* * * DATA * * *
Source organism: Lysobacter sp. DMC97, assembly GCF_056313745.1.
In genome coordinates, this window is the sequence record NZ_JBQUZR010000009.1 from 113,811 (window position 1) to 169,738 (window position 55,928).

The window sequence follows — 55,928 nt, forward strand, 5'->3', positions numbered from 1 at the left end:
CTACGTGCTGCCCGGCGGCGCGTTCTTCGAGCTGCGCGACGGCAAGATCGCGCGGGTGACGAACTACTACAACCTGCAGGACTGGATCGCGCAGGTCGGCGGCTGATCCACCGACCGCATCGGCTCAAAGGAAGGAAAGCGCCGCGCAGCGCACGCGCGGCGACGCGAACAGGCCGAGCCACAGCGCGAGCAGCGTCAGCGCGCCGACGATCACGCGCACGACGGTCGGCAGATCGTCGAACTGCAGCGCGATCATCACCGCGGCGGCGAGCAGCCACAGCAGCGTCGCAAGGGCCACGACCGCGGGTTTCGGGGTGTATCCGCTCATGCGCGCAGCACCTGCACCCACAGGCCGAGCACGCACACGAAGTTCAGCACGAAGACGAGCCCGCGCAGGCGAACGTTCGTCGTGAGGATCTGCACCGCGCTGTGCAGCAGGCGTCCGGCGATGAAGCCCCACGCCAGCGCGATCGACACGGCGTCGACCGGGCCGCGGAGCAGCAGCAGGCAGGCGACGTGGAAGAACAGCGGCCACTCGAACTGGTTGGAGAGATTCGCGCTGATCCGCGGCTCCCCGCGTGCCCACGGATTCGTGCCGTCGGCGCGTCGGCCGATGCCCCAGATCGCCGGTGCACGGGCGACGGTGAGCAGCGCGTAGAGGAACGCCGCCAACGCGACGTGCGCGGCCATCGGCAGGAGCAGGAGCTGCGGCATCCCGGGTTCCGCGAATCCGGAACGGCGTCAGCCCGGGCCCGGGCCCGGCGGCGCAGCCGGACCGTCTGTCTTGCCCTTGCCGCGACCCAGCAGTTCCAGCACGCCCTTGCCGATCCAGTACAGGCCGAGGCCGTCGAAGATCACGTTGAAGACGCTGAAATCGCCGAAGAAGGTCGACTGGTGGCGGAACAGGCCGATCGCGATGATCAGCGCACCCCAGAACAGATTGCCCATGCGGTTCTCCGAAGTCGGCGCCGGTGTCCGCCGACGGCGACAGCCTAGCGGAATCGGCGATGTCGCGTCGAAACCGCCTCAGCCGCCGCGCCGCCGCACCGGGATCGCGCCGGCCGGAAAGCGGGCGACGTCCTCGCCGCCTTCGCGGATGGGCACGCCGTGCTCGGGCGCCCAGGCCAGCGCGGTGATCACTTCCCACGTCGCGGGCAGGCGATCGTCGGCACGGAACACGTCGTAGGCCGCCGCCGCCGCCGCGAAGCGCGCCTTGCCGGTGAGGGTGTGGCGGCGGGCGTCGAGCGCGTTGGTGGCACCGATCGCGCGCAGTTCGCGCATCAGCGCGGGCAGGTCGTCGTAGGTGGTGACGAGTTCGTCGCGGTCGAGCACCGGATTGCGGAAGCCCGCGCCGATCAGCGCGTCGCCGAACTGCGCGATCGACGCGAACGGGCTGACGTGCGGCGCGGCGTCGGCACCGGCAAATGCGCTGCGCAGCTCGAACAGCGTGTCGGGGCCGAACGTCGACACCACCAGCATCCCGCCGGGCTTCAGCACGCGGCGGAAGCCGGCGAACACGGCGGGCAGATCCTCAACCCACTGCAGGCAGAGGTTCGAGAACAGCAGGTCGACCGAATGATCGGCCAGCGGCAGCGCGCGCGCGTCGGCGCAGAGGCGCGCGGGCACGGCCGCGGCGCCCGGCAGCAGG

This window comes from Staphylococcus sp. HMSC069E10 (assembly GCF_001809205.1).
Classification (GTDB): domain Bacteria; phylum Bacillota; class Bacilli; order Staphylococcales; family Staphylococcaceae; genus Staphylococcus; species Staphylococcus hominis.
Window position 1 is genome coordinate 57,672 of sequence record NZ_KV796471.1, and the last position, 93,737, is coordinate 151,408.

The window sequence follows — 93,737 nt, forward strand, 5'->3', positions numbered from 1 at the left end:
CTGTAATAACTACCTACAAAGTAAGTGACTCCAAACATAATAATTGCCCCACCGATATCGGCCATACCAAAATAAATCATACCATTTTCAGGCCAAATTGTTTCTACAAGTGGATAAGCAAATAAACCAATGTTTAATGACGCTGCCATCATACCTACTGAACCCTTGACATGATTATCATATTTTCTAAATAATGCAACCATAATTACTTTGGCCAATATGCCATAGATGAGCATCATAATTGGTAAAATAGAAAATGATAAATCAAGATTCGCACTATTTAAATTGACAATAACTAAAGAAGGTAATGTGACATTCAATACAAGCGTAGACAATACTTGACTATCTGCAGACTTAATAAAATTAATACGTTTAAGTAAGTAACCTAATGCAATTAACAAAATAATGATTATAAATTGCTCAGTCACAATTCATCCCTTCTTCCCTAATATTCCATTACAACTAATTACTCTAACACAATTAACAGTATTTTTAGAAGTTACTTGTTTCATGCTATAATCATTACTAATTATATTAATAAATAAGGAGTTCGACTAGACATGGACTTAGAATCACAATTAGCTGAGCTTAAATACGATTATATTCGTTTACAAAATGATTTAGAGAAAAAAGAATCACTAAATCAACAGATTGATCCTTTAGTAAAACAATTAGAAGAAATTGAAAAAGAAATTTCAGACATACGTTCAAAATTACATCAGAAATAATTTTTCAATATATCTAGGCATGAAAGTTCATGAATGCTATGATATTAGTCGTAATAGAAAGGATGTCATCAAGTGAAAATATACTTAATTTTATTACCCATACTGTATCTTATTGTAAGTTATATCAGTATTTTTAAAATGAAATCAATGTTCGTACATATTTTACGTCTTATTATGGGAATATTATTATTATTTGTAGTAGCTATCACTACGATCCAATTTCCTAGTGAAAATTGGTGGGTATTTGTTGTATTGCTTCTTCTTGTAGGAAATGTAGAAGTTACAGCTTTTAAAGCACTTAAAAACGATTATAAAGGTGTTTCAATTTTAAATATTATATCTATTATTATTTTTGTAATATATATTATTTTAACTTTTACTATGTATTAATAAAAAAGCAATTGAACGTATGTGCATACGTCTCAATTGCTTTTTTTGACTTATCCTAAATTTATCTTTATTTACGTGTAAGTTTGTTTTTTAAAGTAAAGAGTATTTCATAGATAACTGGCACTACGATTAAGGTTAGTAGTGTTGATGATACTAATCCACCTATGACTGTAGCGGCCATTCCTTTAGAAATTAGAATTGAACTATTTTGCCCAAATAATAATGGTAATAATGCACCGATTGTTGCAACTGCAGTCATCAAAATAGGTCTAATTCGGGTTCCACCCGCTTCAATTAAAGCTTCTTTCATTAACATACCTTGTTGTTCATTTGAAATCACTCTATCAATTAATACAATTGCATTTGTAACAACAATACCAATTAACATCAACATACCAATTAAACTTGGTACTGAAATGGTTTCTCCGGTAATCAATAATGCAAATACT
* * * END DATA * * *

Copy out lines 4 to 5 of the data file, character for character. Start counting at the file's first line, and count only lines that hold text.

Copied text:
CTACGTGCTGCCCGGCGGCGCGTTCTTCGAGCTGCGCGACGGCAAGATCGCGCGGGTGACGAACTACTACAACCTGCAGGACTGGATCGCGCAGGTCGGCGGCTGATCCACCGACCGCATCGGCTCAAAGGAAGGAAAGCGCCGCGCAGCGCACGCGCGGCGACGCGAACAGGCCGAGCCACAGCGCGAGCAGCGTCAGCGCGCCGACGATCACGCGCACGACGGTCGGCAGATCGTCGAACTGCAGCGCGATCATCACCGCGGCGGCGAGCAGCCACAGCAGCGTCGCAAGGGCCACGACCGCGGGTTTCGGGGTGTATCCGCTCATGCGCGCAGCACCTGCACCCACAGGCCGAGCACGCACACGAAGTTCAGCACGAAGACGAGCCCGCGCAGGCGAACGTTCGTCGTGAGGATCTGCACCGCGCTGTGCAGCAGGCGTCCGGCGATGAAGCCCCACGCCAGCGCGATCGACACGGCGTCGACCGGGCCGCGGAGCAGCAGCAGGCAGGCGACGTGGAAGAACAGCGGCCACTCGAACTGGTTGGAGAGATTCGCGCTGATCCGCGGCTCCCCGCGTGCCCACGGATTCGTGCCGTCGGCGCGTCGGCCGATGCCCCAGATCGCCGGTGCACGGGCGACGGTGAGCAGCGCGTAGAGGAACGCCGCCAACGCGACGTGCGCGGCCATCGGCAGGAGCAGGAGCTGCGGCATCCCGGGTTCCGCGAATCCGGAACGGCGTCAGCCCGGGCCCGGGCCCGGCGGCGCAGCCGGACCGTCTGTCTTGCCCTTGCCGCGACCCAGCAGTTCCAGCACGCCCTTGCCGATCCAGTACAGGCCGAGGCCGTCGAAGATCACGTTGAAGACGCTGAAATCGCCGAAGAAGGTCGACTGGTGGCGGAACAGGCCGATCGCGATGATCAGCGCACCCCAGAACAGATTGCCCATGCGGTTCTCCGAAGTCGGCGCCGGTGTCCGCCGACGGCGACAGCCTAGCGGAATCGGCGATGTCGCGTCGAAACCGCCTCAGCCGCCGCGCCGCCGCACCGGGATCGCGCCGGCCGGAAAGCGGGCGACGTCCTCGCCGCCTTCGCGGATGGGCACGCCGTGCTCGGGCGCCCAGGCCAGCGCGGTGATCACTTCCCACGTCGCGGGCAGGCGATCGTCGGCACGGAACACGTCGTAGGCCGCCGCCGCCGCCGCGAAGCGCGCCTTGCCGGTGAGGGTGTGGCGGCGGGCGTCGAGCGCGTTGGTGGCACCGATCGCGCGCAGTTCGCGCATCAGCGCGGGCAGGTCGTCGTAGGTGGTGACGAGTTCGTCGCGGTCGAGCACCGGATTGCGGAAGCCCGCGCCGATCAGCGCGTCGCCGAACTGCGCGATCGACGCGAACGGGCTGACGTGCGGCGCGGCGTCGGCACCGGCAAATGCGCTGCGCAGCTCGAACAGCGTGTCGGGGCCGAACGTCGACACCACCAGCATCCCGCCGGGCTTCAGCACGCGGCGGAAGCCGGCGAACACGGCGGGCAGATCCTCAACCCACTGCAGGCAGAGGTTCGAGAACAGCAGGTCGACCGAATGATCGGCCAGCGGCAGCGCGCGCGCGTCGGCGCAGAGGCGCGCGGGCACGGCCGCGGCGCCCGGCAGCAGG

This window comes from Staphylococcus sp. HMSC069E10 (assembly GCF_001809205.1).